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Re: REPEAT PERFORMANCE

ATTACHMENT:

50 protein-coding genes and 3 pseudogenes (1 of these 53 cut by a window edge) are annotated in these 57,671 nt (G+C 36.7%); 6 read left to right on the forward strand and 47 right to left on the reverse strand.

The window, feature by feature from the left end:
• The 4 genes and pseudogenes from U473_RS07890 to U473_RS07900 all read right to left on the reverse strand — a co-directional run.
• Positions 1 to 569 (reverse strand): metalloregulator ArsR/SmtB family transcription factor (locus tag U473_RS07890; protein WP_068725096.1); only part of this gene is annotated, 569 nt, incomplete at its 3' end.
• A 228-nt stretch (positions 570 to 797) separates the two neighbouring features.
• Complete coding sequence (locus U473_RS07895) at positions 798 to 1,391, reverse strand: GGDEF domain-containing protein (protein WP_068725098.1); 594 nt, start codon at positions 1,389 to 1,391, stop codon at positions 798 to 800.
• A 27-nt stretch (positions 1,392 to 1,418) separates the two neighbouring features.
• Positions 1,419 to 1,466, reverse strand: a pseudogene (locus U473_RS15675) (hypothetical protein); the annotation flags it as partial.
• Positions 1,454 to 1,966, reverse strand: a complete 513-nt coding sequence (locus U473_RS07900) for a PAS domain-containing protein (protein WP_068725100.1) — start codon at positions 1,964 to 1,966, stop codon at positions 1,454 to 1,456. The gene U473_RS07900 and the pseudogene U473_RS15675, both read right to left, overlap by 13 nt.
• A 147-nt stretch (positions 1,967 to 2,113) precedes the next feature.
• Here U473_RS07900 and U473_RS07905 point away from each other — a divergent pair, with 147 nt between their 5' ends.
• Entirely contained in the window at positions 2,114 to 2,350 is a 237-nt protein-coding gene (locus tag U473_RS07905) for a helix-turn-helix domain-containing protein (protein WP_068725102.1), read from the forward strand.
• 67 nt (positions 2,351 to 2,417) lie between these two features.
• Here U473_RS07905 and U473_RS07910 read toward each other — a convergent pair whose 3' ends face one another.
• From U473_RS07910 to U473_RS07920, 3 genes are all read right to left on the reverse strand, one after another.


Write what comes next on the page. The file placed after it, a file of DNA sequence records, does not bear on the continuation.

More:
All true, Dan. What struck me on watching it again last night was what happens to Barney. He blames Sheila for his own deficiencies, and then caps this character defect with a growth into rage and hatred of her, to the point where he wants to kill her. This character arc is a shocker, and it's built up throughout the story by his hostility toward her and remarks to her. But earlier, he's at least wavering, and several times they are getting along well, as in California. Paula exerts an instant attraction for him at the party, and he makes no effort whatever to control himself. His vows mean little as against his inner feelings against Sheila. He despises her and blames her for emasculating him. But still, to reach the point of murder, he goes almost quite mad. Thus, when William shoots him, it's an action predicated on an extreme emotional state of Barney. I find it interesting to have made a basically weak man, who cannot control himself, as such a central character in the drama. Sheila is never shown as actively frustrating his ambitions or his powers of authoring a new play, whereas he is shown as wallowing in self-pity. He brings about his own death at the hands of William, but he was trying to drink himself into oblivion as it was. I do think that if we look closer at Barney's criticisms of Sheila, we might be able to tease out a case that she really was suffocating Barney to some extent. She was hooked on success. They had no children.